Munger October 2018 Interview – Value investing, speculation, Chinese culture’s influence on rational investment, rational thinking and analysis

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Charlie Munger goes deep on value investing and many other topics in this new interview. Munger describes one of his greatest analysis errors of judgment which cost him dearly, so that we can avoid bias. Value investing, speculation, Chinese culture’s influence on rational investment, rational thinking and analysis, living a long healthy low stress life, Confucius and confucianism.

Charlie Munger Interview May 2018

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Charlie Munger October 2018 Interview, Chinese Have A Long Attention Span

Transcript

If you invest the way people gamble in casinos you're not going to do very well. So it's the long term investment that works best. And but if you like the action of investing and sometimes winning sometimes losing just like people like the action when they gamble in a casino those people are not my people. I like the long term investors who figure out something that's going to work over the long term and buy that and the sooner the Chinese people gamble less and invest patiently for the long term more the sooner they will do better. The world is full of foolish gamblers and they will not do as well as the patient investors. Oh I think it can be learned to some extent and to some extent you're born with it. There's a saying in America they call a long attention span.

They can keep their mind on a game or an activity for a long time until they've solved it. And the Chinese do have a long attention span and that is a hugely desirable quality because you were more likely to get the right answer if you think deeply and hard about a subject for a long time. And it's odd that people who are so good at having a long attention span like to gamble so much but is quite counterproductive. A lot of people think there is such a thing as truth in the markets. The market is going to tell you something just by bouncing around. That is not the way Berkshire Hathaway or Charlie Munger invests money. We have a view as to what the intrinsic value is what is being traded and we only buy it when we think it's worth more than we're paying. So we're trying to make a long term investment by waiting for something to be underpriced and then buying it and we don't give a damn about all these gamblers on the market. To me they're just so much froth. And that it's a foolish way to spend your time if you want to get rich.

Well the Chinese market is going to create a lot of successful investors. If you look at Hong Kong which has been full of Chinese people enmeshed in capitalist order with a good securities market that is going to spread all over China an increase in respectability in size for decades ahead. I anticipate that China's security markets and investing practices will get better and better. For a long long time there'll be fluctuations to be sure but the long term trend will be toward more achievement more respectability and higher prices. The Chinese who have gotten rich in Hong Kong over the last 50 years are not the short term traders and the gamblers. It has been the long term investors who sought out good long term investments and stubbornly held them for long periods of time and just as that worked for the Chinese and Hong Kong. It'll work for the Chinese on the mainland. It's not the short term gambling it's good it's the identifying good long term investment and sticking with it for a long time. My Berkshire Hathaway stock cost me sixteen dollars a share and it's now selling for almost three hundred thousand dollars a share. That's been a very good investment. It took a long time and it was a long term investment. I liked the people I was investing with and I like the companies I was investing in. I just sat there.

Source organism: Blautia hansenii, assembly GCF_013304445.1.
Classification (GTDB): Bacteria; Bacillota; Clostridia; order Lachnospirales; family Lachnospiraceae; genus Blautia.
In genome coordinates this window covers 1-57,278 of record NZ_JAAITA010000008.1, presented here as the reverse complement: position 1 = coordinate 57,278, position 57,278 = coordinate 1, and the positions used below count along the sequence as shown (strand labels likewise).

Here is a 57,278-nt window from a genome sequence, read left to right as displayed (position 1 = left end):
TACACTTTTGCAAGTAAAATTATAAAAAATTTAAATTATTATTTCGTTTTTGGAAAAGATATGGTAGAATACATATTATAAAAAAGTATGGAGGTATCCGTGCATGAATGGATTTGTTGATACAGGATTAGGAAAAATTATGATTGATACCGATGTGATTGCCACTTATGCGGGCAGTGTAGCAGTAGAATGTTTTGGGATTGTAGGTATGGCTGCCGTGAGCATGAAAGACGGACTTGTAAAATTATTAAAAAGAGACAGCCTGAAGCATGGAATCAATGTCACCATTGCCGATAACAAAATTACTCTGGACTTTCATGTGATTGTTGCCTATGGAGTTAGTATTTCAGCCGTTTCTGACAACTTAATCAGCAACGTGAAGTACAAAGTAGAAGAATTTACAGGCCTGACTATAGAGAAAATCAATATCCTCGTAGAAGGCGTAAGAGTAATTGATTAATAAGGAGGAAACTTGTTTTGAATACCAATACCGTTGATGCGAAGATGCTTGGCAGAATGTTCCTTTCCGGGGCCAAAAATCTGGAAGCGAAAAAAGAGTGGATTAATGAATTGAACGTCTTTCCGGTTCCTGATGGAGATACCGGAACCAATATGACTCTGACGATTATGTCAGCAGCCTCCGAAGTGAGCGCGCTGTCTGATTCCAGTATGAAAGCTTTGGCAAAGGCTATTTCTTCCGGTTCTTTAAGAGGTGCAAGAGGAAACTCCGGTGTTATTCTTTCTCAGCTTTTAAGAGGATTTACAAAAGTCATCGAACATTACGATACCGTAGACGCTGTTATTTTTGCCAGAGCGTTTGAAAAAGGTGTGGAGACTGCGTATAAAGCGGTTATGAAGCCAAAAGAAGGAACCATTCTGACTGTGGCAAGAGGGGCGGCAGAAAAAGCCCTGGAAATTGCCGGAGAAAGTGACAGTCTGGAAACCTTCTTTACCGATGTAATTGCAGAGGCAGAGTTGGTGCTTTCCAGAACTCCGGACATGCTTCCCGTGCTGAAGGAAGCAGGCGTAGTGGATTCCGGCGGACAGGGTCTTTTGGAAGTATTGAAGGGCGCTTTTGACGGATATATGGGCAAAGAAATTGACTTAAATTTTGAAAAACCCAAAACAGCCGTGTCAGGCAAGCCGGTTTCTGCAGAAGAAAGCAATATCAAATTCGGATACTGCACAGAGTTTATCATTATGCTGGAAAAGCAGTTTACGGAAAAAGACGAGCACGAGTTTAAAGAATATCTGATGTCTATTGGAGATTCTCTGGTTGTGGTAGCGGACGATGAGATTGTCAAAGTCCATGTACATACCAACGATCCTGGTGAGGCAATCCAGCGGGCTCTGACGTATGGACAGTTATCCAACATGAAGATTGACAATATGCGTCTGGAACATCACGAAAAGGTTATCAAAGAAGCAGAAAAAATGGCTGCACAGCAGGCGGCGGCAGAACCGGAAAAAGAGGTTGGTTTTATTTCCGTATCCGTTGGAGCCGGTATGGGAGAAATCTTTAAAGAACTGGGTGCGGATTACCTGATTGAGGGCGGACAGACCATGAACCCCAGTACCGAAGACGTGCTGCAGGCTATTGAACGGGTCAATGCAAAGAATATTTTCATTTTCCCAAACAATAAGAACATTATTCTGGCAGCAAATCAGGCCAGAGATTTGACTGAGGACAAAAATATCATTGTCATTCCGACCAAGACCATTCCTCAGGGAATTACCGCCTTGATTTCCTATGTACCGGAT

About the Author

Jacob Wolinsky
Jacob Wolinsky is the founder of ValueWalk.com, a popular value investing and hedge fund focused investment website. Jacob worked as an equity analyst first at a micro-cap focused private equity firm, followed by a stint at a smid cap focused research shop. Jacob lives with his wife and four kids in Passaic NJ. - Email: jacob(at)valuewalk.com - Twitter username: JacobWolinsky - Full Disclosure: I do not purchase any equities anymore to avoid even the appearance of a conflict of interest and because at times I may receive grey areas of insider information. I have a few existing holdings from years ago, but I have sold off most of the equities and now only purchase mutual funds and some ETFs. I also own a few grams of Gold and Silver